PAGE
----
At the top of your backswing, most of your weight should be on your trail foot, and you should feel wound up, ready to un-coil through the downswing and into the ball. Your trail leg should remain steady, loaded up and ready to release.

Golf Backswing Sequence

Once you can execute each of the proper moves of the golf backswing, it’s time to marry them all together into one fluid takeaway. By the time you’re done, you’ll have an effortless, smooth-looking backswing. Here’s how to put them all together in sequential order.

  1. Shoulders and hips: Begin your takeaway by starting your shoulder and hip turns simultaneously. This will feel natural as your shoulders and hips easily work together.
  2. Wrist hinge: As your shoulders and hips begin to turn and move the club head back, add your wrist hinge.
  3. Arms: Once your club is moving back, your shoulders and hips are rotating and your wrists are hinging, let your forearm rotate naturally to keep the club on plane, and use your arms to take the club to the top of the backswing.

Golf Backswing Drills

Wrist hinge and hip rotation are two massive pain points in the backswing. So many players go wrong by botching one of these moves, making recovery nearly impossible. Nail your wrist hinge and hip rotation with these drills.

Wrist Hinge

Backswing drill wrist hinge

An easy way to illustrate the proper wrist hinge is to isolate the action. Stand over the ball and hinge your wrists to lift the clubhead off the ground until your shaft is about parallel to the ground. This is the proper wrist hinge to emulate during your backswing.

Hip Rotation

It’s important to rotate your hips without sliding laterally. To master this move, stick an alignment stick into the ground vertically, and set up to it with your back foot just touching the stick. This should leave just an inch or two of space between the sitck and your back hip.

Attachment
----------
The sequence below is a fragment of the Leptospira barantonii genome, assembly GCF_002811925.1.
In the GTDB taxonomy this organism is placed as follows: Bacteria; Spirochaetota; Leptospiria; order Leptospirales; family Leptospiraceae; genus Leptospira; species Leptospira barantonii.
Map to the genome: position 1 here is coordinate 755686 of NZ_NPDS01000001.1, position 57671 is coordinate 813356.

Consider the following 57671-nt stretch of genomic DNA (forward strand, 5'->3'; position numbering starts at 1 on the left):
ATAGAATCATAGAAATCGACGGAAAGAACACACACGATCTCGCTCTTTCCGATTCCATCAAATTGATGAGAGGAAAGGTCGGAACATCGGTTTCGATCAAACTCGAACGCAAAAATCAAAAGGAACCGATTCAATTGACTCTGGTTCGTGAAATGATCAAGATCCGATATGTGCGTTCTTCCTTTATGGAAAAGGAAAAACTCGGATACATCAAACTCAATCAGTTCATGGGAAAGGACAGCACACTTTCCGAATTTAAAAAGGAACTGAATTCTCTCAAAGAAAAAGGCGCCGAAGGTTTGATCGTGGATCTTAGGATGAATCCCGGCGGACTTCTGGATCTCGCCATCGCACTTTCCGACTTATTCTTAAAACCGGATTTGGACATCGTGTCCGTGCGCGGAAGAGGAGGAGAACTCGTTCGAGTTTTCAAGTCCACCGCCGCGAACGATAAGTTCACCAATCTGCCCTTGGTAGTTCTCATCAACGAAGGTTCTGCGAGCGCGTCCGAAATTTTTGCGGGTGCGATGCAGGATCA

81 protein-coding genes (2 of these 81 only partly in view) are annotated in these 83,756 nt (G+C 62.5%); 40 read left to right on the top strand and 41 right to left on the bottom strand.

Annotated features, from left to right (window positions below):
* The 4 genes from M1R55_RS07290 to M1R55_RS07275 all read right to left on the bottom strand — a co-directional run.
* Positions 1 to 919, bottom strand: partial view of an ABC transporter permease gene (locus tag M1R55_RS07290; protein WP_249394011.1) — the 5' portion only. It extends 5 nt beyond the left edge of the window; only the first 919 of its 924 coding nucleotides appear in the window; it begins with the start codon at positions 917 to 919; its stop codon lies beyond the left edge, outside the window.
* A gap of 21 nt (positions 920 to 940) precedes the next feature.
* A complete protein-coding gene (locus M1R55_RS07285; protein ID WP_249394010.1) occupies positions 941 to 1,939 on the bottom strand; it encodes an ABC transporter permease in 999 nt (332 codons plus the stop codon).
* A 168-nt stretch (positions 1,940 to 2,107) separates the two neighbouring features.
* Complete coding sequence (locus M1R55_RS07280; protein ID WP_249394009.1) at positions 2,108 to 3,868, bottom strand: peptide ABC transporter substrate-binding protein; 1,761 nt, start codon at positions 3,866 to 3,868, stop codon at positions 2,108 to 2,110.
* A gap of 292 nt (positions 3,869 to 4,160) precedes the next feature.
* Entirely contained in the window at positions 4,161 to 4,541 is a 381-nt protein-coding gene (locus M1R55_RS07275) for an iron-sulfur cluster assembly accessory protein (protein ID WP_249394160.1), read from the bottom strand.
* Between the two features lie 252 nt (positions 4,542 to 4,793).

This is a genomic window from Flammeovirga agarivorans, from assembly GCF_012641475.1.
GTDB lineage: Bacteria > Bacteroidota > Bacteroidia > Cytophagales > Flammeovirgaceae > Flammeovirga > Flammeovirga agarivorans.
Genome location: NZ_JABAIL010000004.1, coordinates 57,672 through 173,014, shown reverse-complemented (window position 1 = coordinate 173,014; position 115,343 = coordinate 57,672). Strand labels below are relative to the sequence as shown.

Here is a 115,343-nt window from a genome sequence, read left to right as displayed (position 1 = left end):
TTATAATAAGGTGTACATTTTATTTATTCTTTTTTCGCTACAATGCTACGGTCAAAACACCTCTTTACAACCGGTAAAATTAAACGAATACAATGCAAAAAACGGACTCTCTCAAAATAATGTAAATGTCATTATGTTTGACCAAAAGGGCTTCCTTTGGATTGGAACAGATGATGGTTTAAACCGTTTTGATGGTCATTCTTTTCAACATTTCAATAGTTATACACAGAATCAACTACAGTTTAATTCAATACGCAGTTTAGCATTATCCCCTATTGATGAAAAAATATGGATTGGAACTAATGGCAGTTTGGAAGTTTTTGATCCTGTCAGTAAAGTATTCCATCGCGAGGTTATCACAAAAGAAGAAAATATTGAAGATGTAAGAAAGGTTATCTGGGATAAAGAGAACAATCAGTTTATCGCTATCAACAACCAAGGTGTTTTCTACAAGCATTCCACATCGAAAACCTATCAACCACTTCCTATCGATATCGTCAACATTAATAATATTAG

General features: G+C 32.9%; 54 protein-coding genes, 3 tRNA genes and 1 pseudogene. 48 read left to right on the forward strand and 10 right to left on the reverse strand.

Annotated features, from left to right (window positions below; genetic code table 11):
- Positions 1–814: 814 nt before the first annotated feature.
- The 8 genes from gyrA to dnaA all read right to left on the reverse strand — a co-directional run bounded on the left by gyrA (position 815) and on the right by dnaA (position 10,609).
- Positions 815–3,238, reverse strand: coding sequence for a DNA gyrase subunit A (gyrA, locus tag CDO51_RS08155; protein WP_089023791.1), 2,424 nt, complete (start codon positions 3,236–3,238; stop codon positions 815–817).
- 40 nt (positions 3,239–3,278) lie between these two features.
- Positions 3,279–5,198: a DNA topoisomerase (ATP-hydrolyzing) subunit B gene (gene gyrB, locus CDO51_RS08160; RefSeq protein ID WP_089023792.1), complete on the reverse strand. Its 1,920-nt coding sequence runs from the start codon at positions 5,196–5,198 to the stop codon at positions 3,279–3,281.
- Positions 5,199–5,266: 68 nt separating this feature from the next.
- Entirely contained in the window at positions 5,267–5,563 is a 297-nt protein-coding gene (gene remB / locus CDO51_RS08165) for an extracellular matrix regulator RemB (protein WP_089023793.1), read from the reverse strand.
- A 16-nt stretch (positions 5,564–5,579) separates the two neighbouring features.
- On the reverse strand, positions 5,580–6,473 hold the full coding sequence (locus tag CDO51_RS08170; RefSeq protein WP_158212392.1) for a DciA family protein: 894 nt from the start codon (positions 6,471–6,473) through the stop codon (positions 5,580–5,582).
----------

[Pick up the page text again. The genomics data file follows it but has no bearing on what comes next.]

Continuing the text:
Backswing drill hip rotation alignment stick

Now rotate your hips 45 degrees. If you notice your hip bumping the alignment stick as you rotate, you’re swaying away from your target. If you notice that gap between your hip and the alignment stick significaltly widen as you rotate, you’re swaying towards your target. In a perfect rotation, that gap will only slightly widen as your trail hip rotates back.

Work on this drill until you can rotate your hips without swaying with ease, and check in every month or so during the golf season.

Get Swingin’!

Practicing a proper backswing is not nearly as exciting as taking your driver to the range and going for max distance. But bringing a sound and repeatable backswing to the course is much more valuable than a long drive.

There’s a popular quote that applies to many sports but couldn’t be more applicable than it is to a golf backswing. “Don’t practice until you get it right, practice until you can’t get it wrong.” 

Give your backswing the proper attention, and you’ll be set up for success on every shot.


Category: Backswing
Sub Categories: Arms, Shoulder Turn, Wrist

About the Instructor

Hank Haney
Hank Haney
Hank Haney Golf Ranch
2791 S. Stemmons Freeway
Lewisville, TX 75067
Tel: 972-315-5300